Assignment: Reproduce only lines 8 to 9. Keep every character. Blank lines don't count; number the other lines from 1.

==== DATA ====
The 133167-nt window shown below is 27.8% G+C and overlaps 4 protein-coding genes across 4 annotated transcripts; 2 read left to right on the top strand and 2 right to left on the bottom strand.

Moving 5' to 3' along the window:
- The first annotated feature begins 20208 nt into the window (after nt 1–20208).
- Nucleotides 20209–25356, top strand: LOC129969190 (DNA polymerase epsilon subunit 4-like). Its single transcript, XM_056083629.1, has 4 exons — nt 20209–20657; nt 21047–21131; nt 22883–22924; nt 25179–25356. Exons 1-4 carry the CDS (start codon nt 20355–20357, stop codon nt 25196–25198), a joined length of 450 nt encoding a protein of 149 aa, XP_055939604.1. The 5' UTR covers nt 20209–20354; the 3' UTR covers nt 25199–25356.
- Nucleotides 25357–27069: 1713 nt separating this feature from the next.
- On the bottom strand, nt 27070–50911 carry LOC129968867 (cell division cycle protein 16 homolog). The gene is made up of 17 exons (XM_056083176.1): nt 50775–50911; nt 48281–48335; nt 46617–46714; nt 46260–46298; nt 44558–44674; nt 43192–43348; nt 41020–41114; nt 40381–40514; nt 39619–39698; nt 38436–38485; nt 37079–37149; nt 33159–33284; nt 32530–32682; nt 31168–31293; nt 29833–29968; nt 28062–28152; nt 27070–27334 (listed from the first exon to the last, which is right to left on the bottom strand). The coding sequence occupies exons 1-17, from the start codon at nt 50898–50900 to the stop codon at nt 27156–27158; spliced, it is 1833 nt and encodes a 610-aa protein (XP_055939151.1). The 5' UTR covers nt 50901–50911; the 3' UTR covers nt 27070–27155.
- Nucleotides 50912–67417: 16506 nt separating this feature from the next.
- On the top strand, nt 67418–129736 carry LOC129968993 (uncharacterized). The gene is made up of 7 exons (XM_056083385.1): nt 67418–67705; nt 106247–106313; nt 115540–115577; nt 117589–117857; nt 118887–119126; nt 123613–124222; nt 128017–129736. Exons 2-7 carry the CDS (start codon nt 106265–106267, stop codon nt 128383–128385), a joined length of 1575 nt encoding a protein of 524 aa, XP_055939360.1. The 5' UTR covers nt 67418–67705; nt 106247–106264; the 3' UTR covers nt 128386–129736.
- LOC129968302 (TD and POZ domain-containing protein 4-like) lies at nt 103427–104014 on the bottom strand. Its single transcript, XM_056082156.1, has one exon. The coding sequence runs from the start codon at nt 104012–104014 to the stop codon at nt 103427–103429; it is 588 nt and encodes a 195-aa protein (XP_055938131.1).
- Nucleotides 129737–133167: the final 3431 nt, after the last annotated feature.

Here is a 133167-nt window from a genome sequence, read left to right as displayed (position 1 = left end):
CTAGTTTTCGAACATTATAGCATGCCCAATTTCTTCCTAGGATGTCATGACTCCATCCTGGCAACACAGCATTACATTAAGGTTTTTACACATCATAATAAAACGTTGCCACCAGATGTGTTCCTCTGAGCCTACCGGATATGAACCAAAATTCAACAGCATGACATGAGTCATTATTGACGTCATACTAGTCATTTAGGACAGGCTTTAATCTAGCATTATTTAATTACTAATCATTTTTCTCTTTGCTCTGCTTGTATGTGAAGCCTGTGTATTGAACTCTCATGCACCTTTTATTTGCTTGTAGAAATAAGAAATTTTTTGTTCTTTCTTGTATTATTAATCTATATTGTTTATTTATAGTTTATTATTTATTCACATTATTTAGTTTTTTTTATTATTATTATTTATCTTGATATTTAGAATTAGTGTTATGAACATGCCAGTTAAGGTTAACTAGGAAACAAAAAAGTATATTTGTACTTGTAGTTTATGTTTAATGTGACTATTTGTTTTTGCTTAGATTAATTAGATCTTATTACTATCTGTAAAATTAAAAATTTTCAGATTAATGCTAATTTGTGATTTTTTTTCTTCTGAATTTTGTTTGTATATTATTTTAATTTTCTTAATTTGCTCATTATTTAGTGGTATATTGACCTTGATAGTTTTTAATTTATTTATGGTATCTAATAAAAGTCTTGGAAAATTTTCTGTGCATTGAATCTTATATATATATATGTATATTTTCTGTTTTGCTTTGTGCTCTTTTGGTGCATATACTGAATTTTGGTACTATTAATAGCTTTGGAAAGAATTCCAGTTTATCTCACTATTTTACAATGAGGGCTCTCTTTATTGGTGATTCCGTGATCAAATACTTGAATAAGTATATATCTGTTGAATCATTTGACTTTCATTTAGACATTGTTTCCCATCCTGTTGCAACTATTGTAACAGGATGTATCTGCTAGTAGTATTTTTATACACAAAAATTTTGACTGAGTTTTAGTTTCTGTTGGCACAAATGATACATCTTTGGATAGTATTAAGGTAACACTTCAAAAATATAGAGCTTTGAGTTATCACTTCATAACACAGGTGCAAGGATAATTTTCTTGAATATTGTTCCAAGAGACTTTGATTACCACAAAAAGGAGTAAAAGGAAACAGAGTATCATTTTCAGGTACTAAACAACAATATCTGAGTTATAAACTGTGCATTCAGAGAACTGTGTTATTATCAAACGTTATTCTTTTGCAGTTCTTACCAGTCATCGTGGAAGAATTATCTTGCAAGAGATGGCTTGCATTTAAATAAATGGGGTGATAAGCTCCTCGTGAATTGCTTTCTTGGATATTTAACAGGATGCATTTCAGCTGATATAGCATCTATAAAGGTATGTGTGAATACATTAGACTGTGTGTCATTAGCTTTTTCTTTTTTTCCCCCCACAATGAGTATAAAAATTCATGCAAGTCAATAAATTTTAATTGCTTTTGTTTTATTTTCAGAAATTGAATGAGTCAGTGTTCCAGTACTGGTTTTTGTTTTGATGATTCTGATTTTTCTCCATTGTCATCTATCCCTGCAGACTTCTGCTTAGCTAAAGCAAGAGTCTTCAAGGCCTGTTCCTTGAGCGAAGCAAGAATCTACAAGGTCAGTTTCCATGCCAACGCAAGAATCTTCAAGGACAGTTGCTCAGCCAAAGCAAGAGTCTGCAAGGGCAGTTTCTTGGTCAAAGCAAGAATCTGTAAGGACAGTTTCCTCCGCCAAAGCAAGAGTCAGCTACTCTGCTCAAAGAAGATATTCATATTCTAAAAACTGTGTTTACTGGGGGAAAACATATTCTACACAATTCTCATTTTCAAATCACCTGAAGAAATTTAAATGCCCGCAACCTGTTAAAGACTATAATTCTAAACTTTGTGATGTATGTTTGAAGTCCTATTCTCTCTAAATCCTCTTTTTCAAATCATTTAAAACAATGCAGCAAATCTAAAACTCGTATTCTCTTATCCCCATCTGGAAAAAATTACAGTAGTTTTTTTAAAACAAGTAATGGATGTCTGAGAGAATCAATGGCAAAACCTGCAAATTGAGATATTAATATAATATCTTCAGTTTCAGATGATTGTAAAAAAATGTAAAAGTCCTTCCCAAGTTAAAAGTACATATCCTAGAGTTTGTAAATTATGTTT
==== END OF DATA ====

- On the top strand, nt 67418–129736 carry LOC129968993 (uncharacterized). The gene is made up of 7 exons (XM_056083385.1): nt 67418–67705; nt 106247–106313; nt 115540–115577; nt 117589–117857; nt 118887–119126; nt 123613–124222; nt 128017–129736. Exons 2-7 carry the CDS (start codon nt 106265–106267, stop codon nt 128383–128385), a joined length of 1575 nt encoding a protein of 524 aa, XP_055939360.1. The 5' UTR covers nt 67418–67705; nt 106247–106264; the 3' UTR covers nt 128386–129736.
- LOC129968302 (TD and POZ domain-containing protein 4-like) lies at nt 103427–104014 on the bottom strand. Its single transcript, XM_056082156.1, has one exon. The coding sequence runs from the start codon at nt 104012–104014 to the stop codon at nt 103427–103429; it is 588 nt and encodes a 195-aa protein (XP_055938131.1).